We developed a PCR-based reverse line blot hybridization assay in which Ehrlichia, B. burgdorferi, andBartonella species can be detected and differentiated. The assay was specific enough to detect single-base-pair changes with immobilized oligonucleotide probes and enabled us to differentiateEhrlichia variants. The reverse line blot technique is a relatively easy and rapid method for the simultaneous detection and identification of microorganisms in field samples such as ticks. In its present form we can combine the hybridization of PCR products obtained in separate PCRs. We are now developing a multiplex PCR that will enable us to have an even more convenient method for the screening of samples. These samples could be tick lysates but could also be other material such as blood from patients suffering from a febrile disease with an unknown origin.. In the study presented here we used this method to detect and identifyEhrlichia and B. burgdorferi species in DutchI. ricinus ticks. Analysis of the ...
Lyme borreliosis (LB) is a disease for which antibody-based detection assays are often required for diagnosis. The variable surface molecule VlsE and IR6, one of its invariable regions, are commonly targeted by the antibody response in infected individuals. A series of enzyme-linked immunosorbent assays was performed to comparatively examine the antibody responses of North American LB patients (n = 37) to VlsE and invariable segments of this molecule. Both immunoglobulin M (IgM) and IgG responses to full-length VlsE and to peptides reproducing invariable regions 2, 4, and 6, as well as the invariable domains at the amino and carboxyl termini of VlsE, were assessed. The proportions and specificities of reactivity to the invariable segments were tested by using cognate peptides as competitors for VlsE binding by patient serum antibodies. IR6 epitopes (by the C6 peptide) were found to dominate the response to invariable segments. IR6 (C6)-specific antibodies were detected in 78% of the serum ...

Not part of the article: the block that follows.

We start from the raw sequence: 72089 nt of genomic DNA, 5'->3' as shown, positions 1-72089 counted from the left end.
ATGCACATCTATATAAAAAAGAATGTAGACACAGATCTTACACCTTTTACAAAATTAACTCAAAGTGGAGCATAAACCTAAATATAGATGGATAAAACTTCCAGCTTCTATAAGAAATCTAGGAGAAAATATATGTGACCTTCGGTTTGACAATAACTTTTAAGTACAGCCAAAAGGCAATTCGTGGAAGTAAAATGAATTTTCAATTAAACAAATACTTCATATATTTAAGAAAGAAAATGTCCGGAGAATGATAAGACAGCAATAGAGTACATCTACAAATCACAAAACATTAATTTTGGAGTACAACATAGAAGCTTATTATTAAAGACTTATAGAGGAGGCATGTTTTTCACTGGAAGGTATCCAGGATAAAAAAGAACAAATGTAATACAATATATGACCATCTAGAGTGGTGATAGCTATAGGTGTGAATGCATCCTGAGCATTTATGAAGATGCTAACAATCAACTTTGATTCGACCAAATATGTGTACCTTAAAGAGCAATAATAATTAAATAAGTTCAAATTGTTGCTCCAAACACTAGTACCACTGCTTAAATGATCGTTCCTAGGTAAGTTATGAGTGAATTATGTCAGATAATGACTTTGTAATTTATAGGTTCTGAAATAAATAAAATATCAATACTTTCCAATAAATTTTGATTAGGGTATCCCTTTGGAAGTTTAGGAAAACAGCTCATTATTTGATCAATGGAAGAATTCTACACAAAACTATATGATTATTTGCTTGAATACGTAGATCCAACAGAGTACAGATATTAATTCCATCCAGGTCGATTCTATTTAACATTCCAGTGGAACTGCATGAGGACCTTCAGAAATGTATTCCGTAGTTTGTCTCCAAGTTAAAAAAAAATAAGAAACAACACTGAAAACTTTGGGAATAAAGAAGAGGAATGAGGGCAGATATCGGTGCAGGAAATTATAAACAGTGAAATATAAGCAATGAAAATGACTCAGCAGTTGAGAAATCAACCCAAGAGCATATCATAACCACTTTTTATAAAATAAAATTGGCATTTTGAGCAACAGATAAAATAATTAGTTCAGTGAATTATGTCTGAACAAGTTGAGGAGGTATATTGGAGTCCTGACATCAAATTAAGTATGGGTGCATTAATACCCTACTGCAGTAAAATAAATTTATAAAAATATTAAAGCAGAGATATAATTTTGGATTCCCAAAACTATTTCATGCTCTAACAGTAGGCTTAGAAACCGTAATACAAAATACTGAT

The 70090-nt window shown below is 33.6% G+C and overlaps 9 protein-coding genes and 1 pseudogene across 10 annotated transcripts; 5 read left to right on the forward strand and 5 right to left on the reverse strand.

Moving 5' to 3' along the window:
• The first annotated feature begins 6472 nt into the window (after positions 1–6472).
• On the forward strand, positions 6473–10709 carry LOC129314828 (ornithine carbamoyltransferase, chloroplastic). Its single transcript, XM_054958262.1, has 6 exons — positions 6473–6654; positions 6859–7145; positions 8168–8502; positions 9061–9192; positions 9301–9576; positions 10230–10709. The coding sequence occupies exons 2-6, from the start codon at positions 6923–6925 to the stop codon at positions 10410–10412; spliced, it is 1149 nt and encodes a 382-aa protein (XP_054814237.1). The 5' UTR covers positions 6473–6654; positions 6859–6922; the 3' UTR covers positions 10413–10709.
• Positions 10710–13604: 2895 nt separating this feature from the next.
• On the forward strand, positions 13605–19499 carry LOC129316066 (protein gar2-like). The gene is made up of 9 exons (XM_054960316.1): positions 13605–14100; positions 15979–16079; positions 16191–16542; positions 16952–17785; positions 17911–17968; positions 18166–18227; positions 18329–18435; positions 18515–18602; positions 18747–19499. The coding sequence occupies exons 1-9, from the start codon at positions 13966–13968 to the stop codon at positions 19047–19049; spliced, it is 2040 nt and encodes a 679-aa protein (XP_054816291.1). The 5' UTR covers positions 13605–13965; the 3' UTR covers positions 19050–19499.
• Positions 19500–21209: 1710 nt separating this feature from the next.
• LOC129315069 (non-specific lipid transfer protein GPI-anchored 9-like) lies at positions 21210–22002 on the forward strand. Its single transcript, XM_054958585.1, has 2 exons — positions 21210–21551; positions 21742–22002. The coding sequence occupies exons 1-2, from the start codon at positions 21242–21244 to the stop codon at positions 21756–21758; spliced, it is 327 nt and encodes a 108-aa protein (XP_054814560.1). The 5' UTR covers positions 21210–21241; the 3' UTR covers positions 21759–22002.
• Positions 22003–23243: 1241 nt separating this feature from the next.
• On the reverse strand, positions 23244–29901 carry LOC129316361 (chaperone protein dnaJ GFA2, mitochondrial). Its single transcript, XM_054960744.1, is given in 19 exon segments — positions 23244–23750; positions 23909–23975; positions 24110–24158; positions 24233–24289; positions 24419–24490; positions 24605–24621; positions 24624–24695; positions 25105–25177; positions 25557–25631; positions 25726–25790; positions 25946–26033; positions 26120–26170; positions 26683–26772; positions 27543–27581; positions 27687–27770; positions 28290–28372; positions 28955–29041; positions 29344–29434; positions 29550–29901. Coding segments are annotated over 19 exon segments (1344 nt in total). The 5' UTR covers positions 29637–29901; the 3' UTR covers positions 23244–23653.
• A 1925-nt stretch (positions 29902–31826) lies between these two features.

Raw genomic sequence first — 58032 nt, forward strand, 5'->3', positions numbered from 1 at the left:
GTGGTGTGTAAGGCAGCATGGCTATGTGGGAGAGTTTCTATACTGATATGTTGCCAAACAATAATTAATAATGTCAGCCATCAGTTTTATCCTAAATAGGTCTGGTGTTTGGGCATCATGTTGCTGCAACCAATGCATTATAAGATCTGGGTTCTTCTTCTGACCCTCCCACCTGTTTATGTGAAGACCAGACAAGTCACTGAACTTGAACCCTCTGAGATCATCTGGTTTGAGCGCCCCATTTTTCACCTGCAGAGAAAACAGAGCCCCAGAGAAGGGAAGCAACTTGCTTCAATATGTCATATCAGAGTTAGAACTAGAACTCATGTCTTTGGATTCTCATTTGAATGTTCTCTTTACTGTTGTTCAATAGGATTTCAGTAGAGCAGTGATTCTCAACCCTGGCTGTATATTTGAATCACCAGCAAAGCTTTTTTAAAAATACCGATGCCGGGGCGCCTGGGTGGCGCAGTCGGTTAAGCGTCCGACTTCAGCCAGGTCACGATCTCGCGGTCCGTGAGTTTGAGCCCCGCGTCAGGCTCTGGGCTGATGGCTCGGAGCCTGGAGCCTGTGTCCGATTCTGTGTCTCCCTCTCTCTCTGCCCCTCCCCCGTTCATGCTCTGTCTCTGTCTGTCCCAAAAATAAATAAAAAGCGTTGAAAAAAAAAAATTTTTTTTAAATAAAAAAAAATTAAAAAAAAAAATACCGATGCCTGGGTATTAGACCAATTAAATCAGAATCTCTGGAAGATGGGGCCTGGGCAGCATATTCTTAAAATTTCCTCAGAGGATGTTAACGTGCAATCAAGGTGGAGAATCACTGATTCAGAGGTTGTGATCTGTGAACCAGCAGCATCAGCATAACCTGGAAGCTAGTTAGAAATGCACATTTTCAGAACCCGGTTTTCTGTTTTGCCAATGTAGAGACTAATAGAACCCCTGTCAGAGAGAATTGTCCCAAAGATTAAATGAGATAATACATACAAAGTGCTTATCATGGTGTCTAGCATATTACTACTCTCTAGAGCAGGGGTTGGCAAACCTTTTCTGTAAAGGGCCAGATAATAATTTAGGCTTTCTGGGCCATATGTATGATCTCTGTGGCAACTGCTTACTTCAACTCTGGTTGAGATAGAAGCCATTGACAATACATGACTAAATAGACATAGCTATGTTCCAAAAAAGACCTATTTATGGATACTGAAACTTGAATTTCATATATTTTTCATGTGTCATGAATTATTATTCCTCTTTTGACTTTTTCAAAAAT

Each dose of LYMErix (TM) contains 30 ug of lipidated recombinant outer surface protein A (OspA) of Borrelia burgdorferi sensu stricto, the causative agent of LD in North America, adsorbed onto aluminum adjuvant (1). It is indicated for use in persons aged 15-70 years (1). Three doses of the vaccine are administered by intramuscular injection. The initial dose is followed by a second dose 1 month later and a third dose 12 months after the first. Vaccine administration should be timed so the second dose and the third dose are given several weeks before the beginning of the B. burgdorferi transmission season (1), which usually begins in April. In a randomized, double-blind, multicenter trial involving 10,936 participants living in areas of the northeastern and upper north central United States where LD is endemic, the vaccine efficacy in preventing LD was 50% (95% confidence interval {CI}=14%-71%) after the first two doses and 78% (95% CI=59%-88%) after three doses (1). Efficacy against ...
Nevertheless, in public discourse, LB is often presented in the opposite way, and so-called chronic Lyme disease has become a widely used term in connection with unexplainable clinical conditions potentially leading to disability or even to life-threatening outcomes, even if the aetiological role of infection with B. burgdorferi sensu lato is not proven [,, ]. Long-lasting and repetitive antibiotic treatment is widely used, despite the risks and lack of efficacy [ ] [6]. The aim of this study was to determine whether patients who have antibodies against B. burgdorferi sensu lato or who report a history of erythema migrans (EM) are more likely to have non-specific symptoms, including musculoskeletal pain, fatigue, sensory disorder, and headache. The detection of antibodies in serum and a history of EM were used as a surrogate parameter for previous infection with B. burgdorferi sensu lato. The data of a high number of individuals were statistically analysed.. Previous tick bites were also ...